The workshop discussion will be captured through a draft implementation plan for GEOSS Africa Water Cycle Coordination demonstration projects. The draft plan will be discussed at the 3rd GEOSS Africa Water Cycle Symposium to be held at the end of February, 2012.
Objectives: UNESCO-Capacity Development for IWRM Session
The ever growing vulnerability that is induced by global and local changes such as population changes, climate changes and variability, socio-economic issues and environmental degradation, can result in increasing both the frequency and severity of extreme events, including droughts and floods. Todayfs challenges require the more holistic approach of the integrated water resources management (IWRM) process to help piece together the water management puzzle and to harmonize the plans of different water users. IWRM is not a plan, but a step-by-step process of managing water resources in a harmonious and environmentally sustainable way by gradually uniting stakeholders and involving them in planning and decision making processes. The spiral model is becoming well understood as representing the adaptive management process as a better approach, than a traditional master plan, to changing circumstances. Implementing IWRM at the river basin level is an essential element to managing water resources in a more sustainable way, leading to long-term social, economic and environmental benefits.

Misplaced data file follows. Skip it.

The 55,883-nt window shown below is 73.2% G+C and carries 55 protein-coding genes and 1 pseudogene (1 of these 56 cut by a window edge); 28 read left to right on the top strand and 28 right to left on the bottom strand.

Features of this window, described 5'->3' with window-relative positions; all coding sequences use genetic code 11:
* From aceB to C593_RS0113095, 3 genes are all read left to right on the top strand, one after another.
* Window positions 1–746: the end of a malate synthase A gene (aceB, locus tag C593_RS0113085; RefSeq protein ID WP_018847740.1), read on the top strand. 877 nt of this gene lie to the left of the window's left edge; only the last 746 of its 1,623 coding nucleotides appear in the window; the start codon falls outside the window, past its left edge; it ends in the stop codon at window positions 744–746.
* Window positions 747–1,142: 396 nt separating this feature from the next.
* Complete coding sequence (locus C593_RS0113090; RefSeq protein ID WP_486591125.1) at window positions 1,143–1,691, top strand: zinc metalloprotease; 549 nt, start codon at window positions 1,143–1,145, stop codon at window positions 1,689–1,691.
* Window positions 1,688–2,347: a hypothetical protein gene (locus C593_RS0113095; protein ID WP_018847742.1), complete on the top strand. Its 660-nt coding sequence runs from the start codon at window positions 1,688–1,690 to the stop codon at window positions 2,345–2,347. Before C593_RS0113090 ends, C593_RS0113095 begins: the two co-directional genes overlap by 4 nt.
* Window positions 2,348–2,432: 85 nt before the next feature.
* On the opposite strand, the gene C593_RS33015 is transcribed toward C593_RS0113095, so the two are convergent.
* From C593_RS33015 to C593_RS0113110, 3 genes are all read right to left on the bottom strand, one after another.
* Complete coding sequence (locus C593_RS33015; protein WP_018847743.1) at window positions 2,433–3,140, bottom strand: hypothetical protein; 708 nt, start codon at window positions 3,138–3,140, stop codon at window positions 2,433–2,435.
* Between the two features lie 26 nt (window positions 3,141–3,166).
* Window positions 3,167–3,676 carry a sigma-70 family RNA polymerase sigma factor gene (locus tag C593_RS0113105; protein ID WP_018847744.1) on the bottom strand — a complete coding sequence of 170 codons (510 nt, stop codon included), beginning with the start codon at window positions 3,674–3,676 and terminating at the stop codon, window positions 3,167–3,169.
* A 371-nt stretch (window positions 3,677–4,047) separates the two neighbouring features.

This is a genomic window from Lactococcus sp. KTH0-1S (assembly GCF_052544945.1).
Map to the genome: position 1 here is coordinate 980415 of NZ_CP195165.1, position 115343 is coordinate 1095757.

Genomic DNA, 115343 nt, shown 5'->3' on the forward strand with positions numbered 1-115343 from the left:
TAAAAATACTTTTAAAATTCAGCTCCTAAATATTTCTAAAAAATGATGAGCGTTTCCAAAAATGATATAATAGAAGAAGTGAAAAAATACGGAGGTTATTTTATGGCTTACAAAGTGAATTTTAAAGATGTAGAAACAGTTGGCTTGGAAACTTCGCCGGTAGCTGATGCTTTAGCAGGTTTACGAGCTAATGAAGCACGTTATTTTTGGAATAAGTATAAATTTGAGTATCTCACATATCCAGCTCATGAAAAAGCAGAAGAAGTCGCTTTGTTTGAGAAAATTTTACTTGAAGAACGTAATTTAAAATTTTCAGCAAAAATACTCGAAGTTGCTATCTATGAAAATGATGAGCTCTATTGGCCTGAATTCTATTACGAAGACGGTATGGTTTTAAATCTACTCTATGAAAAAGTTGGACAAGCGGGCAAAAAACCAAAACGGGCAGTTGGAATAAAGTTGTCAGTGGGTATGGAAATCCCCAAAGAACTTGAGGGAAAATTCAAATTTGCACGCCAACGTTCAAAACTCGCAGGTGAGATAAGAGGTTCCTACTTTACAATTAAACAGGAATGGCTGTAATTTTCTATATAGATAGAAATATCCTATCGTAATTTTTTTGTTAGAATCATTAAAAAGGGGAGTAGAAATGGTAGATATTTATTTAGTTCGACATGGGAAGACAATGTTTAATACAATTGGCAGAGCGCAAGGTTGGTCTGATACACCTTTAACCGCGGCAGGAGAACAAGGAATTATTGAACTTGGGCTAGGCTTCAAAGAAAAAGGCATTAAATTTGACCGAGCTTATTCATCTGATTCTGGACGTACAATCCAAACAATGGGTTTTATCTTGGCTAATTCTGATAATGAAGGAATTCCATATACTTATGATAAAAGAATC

The session will allow participants to share their experiences or good example of IWRM and discuss the keys for success in implementing IWRM; to familiarize the guidelines, including case studies with the spiral model for IWRM process, and to share experiences in IWRM between Africa and Asia. This session will also provide opportunity to discuss among partners on strategy for capacity development of IWRM for Africa. The discussion is expected to cover the strategy and activities to cope with particular challenges:/p>
- How can the tools for capacity development be utilized in the region?
- How to tackle sub-regional and basin specific challenge?
- How can the RC-IRBM Center in Kaduna, Nigeria under the auspices of UNESCO collaborate with River Basin Organizations and stakeholders in implementing capacity development?
At the end of the workshop, participants will be able to:
- demonstrate a sound understanding of dynamic process of IWRM including IWRM spiral model, sectoral perspectives and keys for success;
- apply the guidelines to their river basin;
- familiarize good examples of IWRM in Africa and Asia;
- recognize existing gaps among enabling environment, capacity for IWRM in river basins, and
- draft strategy for capacity development of IWRM in Africa.
Several reference documents are available at the Presentation page.